Monday, February 4, 2013

Student Teaching Week 1

Actually Teaching A Class

Ok so I didn't teach a full class as of yet. I have been gradually working my way into the classroom by working my way into the classroom little by little. Today I was able to do a little more than I had done last week. I have been able to do the Do Now with students in the past but today I was able to be more involved in the class activity and discussion.

We discussed a reading that focused on the first interactions of Christopher Columbus and the native Arawaks. This reading didn't follow the typical ideas that are usually talked about with Columbus but the more raw and savage details that are usually skipped over. Thankfully, the students found this reading to be extremely interesting and kept their attention. Throughout my class I tried to really engage the students and have them think about what the reading meant and have them look at it in terms of world view and perspectives.

While I had students volunteer to read each paragraph I would emphasize key points and give a very brief summary of each section to keep students on track. I quickly noticed that I was starting to lose my class on a topic that I thought could really interest them. My cooperating teacher suggested that instead of summarizing for the students I encourage them to listen to each other more by ending each paragraph by asking questions instead. 

This easy switch led all the students to focus more and get more out of the reading immediately. One small change halfway through and I had them. Believe me, nothing is more satisfying than having a class of students who are actively participating in a reading and discussion.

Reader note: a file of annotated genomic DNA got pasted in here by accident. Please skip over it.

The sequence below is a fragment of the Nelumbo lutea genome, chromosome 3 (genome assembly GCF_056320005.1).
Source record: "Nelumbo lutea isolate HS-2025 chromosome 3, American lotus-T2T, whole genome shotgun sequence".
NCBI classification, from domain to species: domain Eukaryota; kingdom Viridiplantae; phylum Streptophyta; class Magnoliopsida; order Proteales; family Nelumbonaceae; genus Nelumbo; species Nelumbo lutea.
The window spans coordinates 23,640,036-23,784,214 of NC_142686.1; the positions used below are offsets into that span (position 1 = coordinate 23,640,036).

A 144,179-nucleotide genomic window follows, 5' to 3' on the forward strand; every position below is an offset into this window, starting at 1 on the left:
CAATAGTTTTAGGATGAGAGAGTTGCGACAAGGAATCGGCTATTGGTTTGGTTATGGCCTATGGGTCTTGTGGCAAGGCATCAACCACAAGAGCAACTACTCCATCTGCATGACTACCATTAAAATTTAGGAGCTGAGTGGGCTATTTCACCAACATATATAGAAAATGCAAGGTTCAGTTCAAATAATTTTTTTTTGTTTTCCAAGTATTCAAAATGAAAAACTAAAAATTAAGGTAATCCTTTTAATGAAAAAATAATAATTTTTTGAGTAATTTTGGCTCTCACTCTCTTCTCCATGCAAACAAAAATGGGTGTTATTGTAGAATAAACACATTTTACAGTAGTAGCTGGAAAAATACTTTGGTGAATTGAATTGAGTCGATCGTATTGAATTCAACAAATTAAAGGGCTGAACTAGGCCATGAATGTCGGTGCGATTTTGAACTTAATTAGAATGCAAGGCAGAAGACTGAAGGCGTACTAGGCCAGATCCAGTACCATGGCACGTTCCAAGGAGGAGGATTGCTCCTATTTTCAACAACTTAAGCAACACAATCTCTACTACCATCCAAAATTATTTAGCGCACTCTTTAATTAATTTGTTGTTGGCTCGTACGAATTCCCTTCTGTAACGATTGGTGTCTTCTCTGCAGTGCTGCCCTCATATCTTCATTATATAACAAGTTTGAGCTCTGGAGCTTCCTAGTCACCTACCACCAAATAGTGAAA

• Read through any material that you will use at least once or twice before the day and refresh yourself on the material day of. Being comfortable with your material keeps you from tripping over your words and getting yourself confused.
  • When you do a reading with the class, ask questions after each paragraph. If you summarize it, they won't listen to each other. If you ask questions throughout you keep their attention and check for student comprehension.
  • Remember to move around the classroom. It gives you a stringer presence in the classroom and helps to keep students on task.  
  • Keep your information consistent but if your lesson isn't working don't be afraid to try something different with your teaching strategy. 


  1. These are such great tips!! Engaging students is so important. One of the most important things I learned while student teaching was that you have to be flexible with your lesson plans because you never know how students will respond. It's so good that you realized this so early in your student teaching...if a lesson plan isn't working, don't be afraid to change it! There's nothing worse than standing in front of a class where students are bored.

    Good luck with the rest of student teaching! Can't wait to hear more about it!

  2. Student participation is definitely integral to a successful classroom, and I think that one of the most important tips you've given here is to be comfortable with the material you'll be teaching, because then you have solidified your authority in the classroom and are able to teach the students without worrying that you've forgotten or been mistaken about something. I know that when I tutor Chemistry, I always have to make sure to triple-check the material before teaching anything because it's a complicated subject and saying just one thing wrong might confuse the students forever because it'll be stuck in their minds. It also helps you to be confident, which leads to walking around the classroom, like you suggested is a good idea, and keep your students on task. Sounds like the experience has been good for you so far, I hope the same happens for me!

  3. I like that your cooperating teacher helped you by sharing a different method. What may seem like the best way to do things before you get in the classroom, isn't always what works best for that class! I read your other post, too... I like your tips! I think you are going to have a great student teaching experience. Looking forward to more posts! - Nicole Mahig